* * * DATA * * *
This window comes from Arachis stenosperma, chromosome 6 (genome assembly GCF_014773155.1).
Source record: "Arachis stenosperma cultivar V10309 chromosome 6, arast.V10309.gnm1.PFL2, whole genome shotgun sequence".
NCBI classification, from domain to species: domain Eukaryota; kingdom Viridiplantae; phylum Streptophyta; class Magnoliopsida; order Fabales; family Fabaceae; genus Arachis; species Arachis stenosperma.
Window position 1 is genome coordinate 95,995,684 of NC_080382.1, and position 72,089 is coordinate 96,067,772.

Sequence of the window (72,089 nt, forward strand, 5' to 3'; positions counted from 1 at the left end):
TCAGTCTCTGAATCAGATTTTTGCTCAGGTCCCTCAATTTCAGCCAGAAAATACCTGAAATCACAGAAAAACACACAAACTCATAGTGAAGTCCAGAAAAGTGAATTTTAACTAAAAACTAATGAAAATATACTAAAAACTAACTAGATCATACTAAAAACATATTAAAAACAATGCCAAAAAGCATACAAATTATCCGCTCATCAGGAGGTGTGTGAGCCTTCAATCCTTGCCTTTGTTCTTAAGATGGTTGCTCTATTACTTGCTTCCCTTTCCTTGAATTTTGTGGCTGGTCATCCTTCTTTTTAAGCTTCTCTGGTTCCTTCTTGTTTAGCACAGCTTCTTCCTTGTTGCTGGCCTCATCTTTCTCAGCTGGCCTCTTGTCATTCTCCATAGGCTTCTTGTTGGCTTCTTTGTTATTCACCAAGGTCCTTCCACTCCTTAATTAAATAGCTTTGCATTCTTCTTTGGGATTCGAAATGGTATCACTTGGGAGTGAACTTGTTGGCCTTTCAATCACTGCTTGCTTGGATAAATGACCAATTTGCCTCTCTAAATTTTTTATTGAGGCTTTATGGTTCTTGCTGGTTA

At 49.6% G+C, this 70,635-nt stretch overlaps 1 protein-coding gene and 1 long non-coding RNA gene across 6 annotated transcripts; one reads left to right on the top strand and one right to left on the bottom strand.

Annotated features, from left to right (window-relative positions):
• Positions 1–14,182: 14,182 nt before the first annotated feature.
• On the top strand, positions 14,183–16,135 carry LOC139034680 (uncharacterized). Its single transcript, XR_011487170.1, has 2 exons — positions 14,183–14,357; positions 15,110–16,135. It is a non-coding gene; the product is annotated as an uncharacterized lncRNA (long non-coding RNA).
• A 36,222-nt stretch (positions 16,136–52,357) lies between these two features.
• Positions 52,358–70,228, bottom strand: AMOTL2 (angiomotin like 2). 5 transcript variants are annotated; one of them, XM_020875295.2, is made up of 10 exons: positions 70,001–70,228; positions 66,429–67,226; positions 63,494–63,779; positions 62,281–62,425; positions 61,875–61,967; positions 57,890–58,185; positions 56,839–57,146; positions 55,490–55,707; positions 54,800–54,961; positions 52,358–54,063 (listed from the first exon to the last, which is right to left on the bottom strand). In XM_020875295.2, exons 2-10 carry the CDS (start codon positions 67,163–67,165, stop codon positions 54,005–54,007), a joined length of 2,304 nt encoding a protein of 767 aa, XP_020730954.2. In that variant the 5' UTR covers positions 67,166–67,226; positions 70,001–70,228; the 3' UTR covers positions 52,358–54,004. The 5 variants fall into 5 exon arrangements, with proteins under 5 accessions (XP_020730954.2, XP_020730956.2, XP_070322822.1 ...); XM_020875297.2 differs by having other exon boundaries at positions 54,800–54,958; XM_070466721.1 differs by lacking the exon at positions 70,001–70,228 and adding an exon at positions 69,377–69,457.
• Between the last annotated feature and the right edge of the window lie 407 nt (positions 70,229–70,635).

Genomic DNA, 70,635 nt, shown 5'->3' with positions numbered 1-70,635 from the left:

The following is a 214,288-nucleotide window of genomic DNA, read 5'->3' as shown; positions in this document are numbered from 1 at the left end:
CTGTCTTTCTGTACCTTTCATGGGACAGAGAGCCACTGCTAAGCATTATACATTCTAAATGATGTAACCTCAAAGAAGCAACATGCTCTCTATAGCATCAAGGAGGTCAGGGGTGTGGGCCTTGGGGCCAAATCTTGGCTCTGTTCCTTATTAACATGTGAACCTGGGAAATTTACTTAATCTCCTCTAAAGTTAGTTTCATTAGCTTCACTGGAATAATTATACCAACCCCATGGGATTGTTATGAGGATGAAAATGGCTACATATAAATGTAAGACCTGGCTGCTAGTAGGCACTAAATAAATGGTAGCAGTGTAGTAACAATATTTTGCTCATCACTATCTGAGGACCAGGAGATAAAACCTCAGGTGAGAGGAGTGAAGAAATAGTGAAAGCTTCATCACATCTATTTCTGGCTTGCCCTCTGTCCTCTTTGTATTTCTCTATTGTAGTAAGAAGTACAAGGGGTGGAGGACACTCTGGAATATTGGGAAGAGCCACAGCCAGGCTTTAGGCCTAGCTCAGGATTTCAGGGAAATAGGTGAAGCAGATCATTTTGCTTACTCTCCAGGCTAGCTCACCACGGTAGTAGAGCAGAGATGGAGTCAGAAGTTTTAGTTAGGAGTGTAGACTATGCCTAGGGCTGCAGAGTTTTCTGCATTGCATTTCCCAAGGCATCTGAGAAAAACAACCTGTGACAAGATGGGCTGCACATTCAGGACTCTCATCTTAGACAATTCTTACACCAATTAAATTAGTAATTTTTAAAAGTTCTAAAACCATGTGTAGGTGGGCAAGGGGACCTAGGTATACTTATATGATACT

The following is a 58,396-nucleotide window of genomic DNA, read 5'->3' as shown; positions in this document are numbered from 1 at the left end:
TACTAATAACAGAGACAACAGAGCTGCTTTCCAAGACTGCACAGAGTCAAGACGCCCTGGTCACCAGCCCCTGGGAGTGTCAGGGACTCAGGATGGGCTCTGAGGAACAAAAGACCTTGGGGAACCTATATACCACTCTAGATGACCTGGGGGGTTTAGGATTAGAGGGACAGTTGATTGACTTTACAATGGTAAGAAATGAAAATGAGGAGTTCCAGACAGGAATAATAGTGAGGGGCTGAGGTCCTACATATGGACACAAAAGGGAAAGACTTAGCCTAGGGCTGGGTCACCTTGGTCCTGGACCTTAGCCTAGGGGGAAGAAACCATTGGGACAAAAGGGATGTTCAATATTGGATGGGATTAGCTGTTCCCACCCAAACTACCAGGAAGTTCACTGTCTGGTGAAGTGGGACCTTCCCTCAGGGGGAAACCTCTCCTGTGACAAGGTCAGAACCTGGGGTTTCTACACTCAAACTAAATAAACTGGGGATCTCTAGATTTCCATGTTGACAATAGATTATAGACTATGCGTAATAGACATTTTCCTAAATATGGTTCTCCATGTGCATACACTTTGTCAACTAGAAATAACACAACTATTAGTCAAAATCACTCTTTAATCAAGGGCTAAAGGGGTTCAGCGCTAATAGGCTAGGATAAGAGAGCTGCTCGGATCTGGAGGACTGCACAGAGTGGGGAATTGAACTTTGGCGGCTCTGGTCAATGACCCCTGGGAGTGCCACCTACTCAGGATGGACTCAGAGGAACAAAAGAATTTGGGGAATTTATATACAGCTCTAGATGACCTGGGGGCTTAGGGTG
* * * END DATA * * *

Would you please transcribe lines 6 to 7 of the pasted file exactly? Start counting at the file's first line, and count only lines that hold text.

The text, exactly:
TCAGTCTCTGAATCAGATTTTTGCTCAGGTCCCTCAATTTCAGCCAGAAAATACCTGAAATCACAGAAAAACACACAAACTCATAGTGAAGTCCAGAAAAGTGAATTTTAACTAAAAACTAATGAAAATATACTAAAAACTAACTAGATCATACTAAAAACATATTAAAAACAATGCCAAAAAGCATACAAATTATCCGCTCATCAGGAGGTGTGTGAGCCTTCAATCCTTGCCTTTGTTCTTAAGATGGTTGCTCTATTACTTGCTTCCCTTTCCTTGAATTTTGTGGCTGGTCATCCTTCTTTTTAAGCTTCTCTGGTTCCTTCTTGTTTAGCACAGCTTCTTCCTTGTTGCTGGCCTCATCTTTCTCAGCTGGCCTCTTGTCATTCTCCATAGGCTTCTTGTTGGCTTCTTTGTTATTCACCAAGGTCCTTCCACTCCTTAATTAAATAGCTTTGCATTCTTCTTTGGGATTCGAAATGGTATCACTTGGGAGTGAACTTGTTGGCCTTTCAATCACTGCTTGCTTGGATAAATGACCAATTTGCCTCTCTAAATTTTTTATTGAGGCTTTATGGTTCTTGCTGGTTA

At 49.6% G+C, this 70,635-nt stretch overlaps 1 protein-coding gene and 1 long non-coding RNA gene across 6 annotated transcripts; one reads left to right on the top strand and one right to left on the bottom strand.